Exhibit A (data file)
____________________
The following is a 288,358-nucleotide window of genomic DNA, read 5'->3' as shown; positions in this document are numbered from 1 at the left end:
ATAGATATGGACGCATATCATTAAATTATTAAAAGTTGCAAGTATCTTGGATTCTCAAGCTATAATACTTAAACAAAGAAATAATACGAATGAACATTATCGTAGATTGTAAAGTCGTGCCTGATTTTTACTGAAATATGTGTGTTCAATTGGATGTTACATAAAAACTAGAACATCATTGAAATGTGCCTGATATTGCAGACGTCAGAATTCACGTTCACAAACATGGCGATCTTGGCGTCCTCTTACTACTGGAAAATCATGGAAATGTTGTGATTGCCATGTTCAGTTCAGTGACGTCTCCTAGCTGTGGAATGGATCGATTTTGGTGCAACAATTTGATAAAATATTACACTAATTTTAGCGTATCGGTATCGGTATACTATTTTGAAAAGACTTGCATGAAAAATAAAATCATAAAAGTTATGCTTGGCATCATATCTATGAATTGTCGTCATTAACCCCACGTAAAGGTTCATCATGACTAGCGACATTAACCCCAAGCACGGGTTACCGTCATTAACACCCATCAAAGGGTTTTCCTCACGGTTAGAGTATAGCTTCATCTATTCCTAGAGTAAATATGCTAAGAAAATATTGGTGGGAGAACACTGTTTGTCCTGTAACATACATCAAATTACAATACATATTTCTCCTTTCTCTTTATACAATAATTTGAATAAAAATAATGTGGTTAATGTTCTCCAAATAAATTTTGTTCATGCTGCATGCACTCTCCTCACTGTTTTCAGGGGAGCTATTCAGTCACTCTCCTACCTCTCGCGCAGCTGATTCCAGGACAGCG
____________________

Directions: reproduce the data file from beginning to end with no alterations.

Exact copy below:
The following is a 288,358-nucleotide window of genomic DNA, read 5'->3' as shown; positions in this document are numbered from 1 at the left end:
ATAGATATGGACGCATATCATTAAATTATTAAAAGTTGCAAGTATCTTGGATTCTCAAGCTATAATACTTAAACAAAGAAATAATACGAATGAACATTATCGTAGATTGTAAAGTCGTGCCTGATTTTTACTGAAATATGTGTGTTCAATTGGATGTTACATAAAAACTAGAACATCATTGAAATGTGCCTGATATTGCAGACGTCAGAATTCACGTTCACAAACATGGCGATCTTGGCGTCCTCTTACTACTGGAAAATCATGGAAATGTTGTGATTGCCATGTTCAGTTCAGTGACGTCTCCTAGCTGTGGAATGGATCGATTTTGGTGCAACAATTTGATAAAATATTACACTAATTTTAGCGTATCGGTATCGGTATACTATTTTGAAAAGACTTGCATGAAAAATAAAATCATAAAAGTTATGCTTGGCATCATATCTATGAATTGTCGTCATTAACCCCACGTAAAGGTTCATCATGACTAGCGACATTAACCCCAAGCACGGGTTACCGTCATTAACACCCATCAAAGGGTTTTCCTCACGGTTAGAGTATAGCTTCATCTATTCCTAGAGTAAATATGCTAAGAAAATATTGGTGGGAGAACACTGTTTGTCCTGTAACATACATCAAATTACAATACATATTTCTCCTTTCTCTTTATACAATAATTTGAATAAAAATAATGTGGTTAATGTTCTCCAAATAAATTTTGTTCATGCTGCATGCACTCTCCTCACTGTTTTCAGGGGAGCTATTCAGTCACTCTCCTACCTCTCGCGCAGCTGATTCCAGGACAGCG